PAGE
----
By Kobe Nagar

Future Cities

With cities projected to accommodate nearly 70 percent of the world’s population by 2050, local and state officials are working to implement more sustainable and resilient sanitation practices and infrastructure. This is primarily for the purpose of maximizing the protection of natural resources and providing a healthier environment for citizens. These efforts will become increasingly important, especially considering that cities account for 60-80 percent of global energy consumption and at least 70 percent of carbon emissions despite only occupying 3 percent of land.

Resource Management

One concept gaining prominence as a guide for cities to limit carbon-emissions and regenerate nature is the notion of a circular economy. According to the United Nations, a circular economy is one in which products and materials are “designed in such a way that they can be reused, remanufactured, recycled or recovered and thus maintained in the economy for as long as possible.” The benefits of establishing a circular economy are substantial; by promoting reuse and recycling, cities can save money, reduce pollution, and encourage innovation.  

Clean Water Act

In the United States, a great deal of environmentally-conscious legislation has accumulated making now the opportune time for the pursuit of a truly circular economy. The Clean Water Act, enacted 50 years ago, provided the first comprehensive basis for wastewater standards. The Clean Water Act dictated that wastewater must be treated so at least 85 percent of certain pollutants are removed before it can be discharged. The Act significantly decreased pollution concentrations in water, which can partially be attributed to the federal grants that were given to municipal wastewater treatment plants.

Investing in Smart Infrastructure

Today, new legislation provided by the Bipartisan Infrastructure Law has further expanded the opportunity to replace outdated infrastructure with better tools to promote a circular economy. The law provides the EPA upwards of $50 billion to improve the nation’s drinking water infrastructure, including wastewater treatment. For example, thanks to the Bipartisan Infrastructure Law, the EPA was recently able to award a $221 Million Water Infrastructure Finance and Innovation Act loan to New Jersey for water infrastructure upgrades. As a result, local projects will be funded to improve treatment capacity and provide more efficient treatment at wastewater facilities. This loan exemplifies the benefits made possible by the Bipartisan Infrastructure Law when allocated to advance circular economy objectives. 

PFAS Crisis

One way in which updating wastewater facilities and treatment plans enhances sustainability is by managing PFAS, or  “forever chemicals.” PFAS are a group of  non-biodegradable chemicals that contaminates the environment and the human body. It is difficult to eliminate, primarily because of how pervasive it is. PFAS are used to make products that resist heat, oil, stains, grease and water, and can be found in consumer goods ranging from non-stick cookware, waterproof clothes, to cosmetics.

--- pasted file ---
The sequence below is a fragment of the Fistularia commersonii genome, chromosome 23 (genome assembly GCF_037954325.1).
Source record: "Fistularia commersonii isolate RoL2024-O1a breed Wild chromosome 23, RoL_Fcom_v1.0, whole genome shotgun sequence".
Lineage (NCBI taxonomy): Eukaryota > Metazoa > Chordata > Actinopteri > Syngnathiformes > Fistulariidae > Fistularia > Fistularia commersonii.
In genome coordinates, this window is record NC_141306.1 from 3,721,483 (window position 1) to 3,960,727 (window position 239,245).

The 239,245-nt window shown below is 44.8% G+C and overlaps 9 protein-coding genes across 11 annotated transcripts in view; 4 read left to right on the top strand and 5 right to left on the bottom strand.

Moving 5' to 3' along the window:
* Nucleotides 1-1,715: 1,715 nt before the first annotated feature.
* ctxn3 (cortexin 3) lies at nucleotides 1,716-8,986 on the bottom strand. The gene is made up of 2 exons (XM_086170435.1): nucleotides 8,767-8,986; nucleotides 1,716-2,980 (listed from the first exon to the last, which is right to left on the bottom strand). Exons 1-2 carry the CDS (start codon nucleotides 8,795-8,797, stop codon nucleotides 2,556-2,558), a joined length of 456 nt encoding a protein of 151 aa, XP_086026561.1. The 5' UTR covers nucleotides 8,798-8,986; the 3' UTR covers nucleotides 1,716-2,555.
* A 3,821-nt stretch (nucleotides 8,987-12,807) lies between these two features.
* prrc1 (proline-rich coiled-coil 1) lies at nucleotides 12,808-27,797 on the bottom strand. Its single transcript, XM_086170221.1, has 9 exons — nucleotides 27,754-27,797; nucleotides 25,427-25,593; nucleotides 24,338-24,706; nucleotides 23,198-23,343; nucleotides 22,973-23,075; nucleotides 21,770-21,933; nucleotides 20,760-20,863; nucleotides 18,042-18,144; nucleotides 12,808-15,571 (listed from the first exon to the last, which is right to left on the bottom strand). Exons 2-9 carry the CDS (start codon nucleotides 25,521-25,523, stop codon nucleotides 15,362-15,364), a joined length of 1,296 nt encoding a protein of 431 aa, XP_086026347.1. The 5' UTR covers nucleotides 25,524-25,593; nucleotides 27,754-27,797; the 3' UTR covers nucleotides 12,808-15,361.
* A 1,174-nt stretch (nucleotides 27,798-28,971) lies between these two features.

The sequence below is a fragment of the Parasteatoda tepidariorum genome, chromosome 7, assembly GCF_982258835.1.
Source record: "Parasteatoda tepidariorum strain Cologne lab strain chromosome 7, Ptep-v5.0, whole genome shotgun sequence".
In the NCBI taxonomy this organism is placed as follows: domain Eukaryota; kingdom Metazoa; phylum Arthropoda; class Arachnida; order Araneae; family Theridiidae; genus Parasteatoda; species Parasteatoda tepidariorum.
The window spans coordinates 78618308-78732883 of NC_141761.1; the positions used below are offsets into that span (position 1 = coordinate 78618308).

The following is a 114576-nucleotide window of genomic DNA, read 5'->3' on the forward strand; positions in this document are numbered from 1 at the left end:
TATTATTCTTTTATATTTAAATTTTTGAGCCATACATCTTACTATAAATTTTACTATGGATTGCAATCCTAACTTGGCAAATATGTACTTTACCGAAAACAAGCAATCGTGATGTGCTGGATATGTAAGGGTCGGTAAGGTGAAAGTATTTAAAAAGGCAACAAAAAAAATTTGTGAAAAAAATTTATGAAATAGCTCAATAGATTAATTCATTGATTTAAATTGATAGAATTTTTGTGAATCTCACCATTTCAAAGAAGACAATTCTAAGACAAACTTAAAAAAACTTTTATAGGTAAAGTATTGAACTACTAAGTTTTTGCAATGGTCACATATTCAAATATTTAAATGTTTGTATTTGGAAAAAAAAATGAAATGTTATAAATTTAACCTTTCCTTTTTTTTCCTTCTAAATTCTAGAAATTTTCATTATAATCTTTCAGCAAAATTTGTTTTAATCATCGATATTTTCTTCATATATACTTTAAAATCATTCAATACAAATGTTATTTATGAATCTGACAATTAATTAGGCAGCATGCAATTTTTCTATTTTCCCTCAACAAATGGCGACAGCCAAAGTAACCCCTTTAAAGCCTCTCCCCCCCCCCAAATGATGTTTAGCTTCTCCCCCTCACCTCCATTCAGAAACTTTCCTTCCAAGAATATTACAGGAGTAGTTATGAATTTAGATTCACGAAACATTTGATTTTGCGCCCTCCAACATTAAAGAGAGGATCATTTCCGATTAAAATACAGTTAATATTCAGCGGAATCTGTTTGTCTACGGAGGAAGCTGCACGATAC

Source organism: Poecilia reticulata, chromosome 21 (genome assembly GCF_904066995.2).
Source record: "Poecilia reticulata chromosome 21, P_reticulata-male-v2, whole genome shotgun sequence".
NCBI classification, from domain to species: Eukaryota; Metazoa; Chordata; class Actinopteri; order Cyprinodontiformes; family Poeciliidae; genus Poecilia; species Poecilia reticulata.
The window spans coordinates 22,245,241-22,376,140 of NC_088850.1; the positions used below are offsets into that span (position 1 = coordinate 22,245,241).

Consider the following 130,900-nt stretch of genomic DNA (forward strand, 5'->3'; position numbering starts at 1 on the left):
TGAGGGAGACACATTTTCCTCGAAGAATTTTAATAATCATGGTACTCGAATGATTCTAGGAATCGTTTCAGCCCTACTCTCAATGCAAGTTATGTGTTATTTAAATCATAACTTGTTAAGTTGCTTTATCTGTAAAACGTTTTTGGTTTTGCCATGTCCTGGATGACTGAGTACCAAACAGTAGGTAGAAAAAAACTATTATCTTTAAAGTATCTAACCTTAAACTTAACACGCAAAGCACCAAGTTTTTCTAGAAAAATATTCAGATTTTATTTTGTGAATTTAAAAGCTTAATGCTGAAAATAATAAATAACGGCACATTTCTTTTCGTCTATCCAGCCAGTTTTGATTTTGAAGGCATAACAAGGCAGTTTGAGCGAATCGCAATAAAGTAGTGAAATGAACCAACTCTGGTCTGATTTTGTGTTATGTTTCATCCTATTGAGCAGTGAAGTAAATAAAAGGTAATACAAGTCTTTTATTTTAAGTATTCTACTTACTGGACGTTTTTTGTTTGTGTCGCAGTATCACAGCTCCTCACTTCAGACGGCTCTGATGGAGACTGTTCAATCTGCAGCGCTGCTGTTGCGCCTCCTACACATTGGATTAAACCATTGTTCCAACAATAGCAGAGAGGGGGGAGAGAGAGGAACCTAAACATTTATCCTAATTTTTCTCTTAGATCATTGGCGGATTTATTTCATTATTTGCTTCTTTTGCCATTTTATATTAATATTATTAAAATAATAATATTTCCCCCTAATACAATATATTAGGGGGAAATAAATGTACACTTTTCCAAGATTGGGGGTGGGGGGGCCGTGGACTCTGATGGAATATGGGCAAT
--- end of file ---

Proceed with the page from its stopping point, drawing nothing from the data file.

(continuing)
Despite their use for decades, the impact of PFAS on the environment and the human body has not been fully addressed. It continues to be studied in the risks they pose to health. In fact, a recent review from the U.S. Centers for Disease Control and Prevention has found a wealth of health effects associated with PFAS exposure. This includes cancer and liver damage, decreased fertility, and increased risk of asthma and thyroid disease. 

Consequently, municipalities are beginning to turn to innovative wastewater treatment solutions to protect public health. One particular approach to treating PFAS involves reevaluating existing systems for wastewater treatments and exploring new technologies that will treat sludge, biosolids, agricultural, pharmaceutical, and chemical wastes more effectively. 

“SCWOification”

Supercritical water oxidation, commonly referred to as SCWO, is a physical-thermal process powered by water above its critical point and air that create a highly effective oxidation reaction. Through this process, waste is converted to clean water, energy, and minerals, while completely eliminating organic emerging contaminants of concern like PFAS. This effect strongly distinguishes SCWO from traditional means of waste management often utilized by municipalities. These other treatment methods include landfilling, anaerobic digestion, and incineration, which do not successfully contain or eliminate PFAS. 

Technologies employing supercritical water oxidation serve as a transformative tool for cities looking to better pursue a circular economy. Although stringent regulations against the use of PFAS have been implemented, it may take an extensive period of time to see the effects due to PFAS’ ubiquity. Therefore, a more viable solution can be the treatment and elimination of PFAS through wastewater treatment and supercritical water oxidation. By reducing the amount of PFAS in wastewater, SCWO enables cities to achieve their sustainability goals and protect public health, as well as the environment. 

Dare to Transform

In all, the nation is at a precipice to dramatically transform the ways in which our infrastructure supports environmental goals. As part of their efforts, cities should commit as leaders in sustainability to minimize the potential damage caused to the environment and our health, highlighted by the current PFAS crisis. Thus, progress can be accomplished towards a zero-waste world and the ultimate goal of a true circular economy. 


Kobe Nagar is CEO of 374Water.

Comments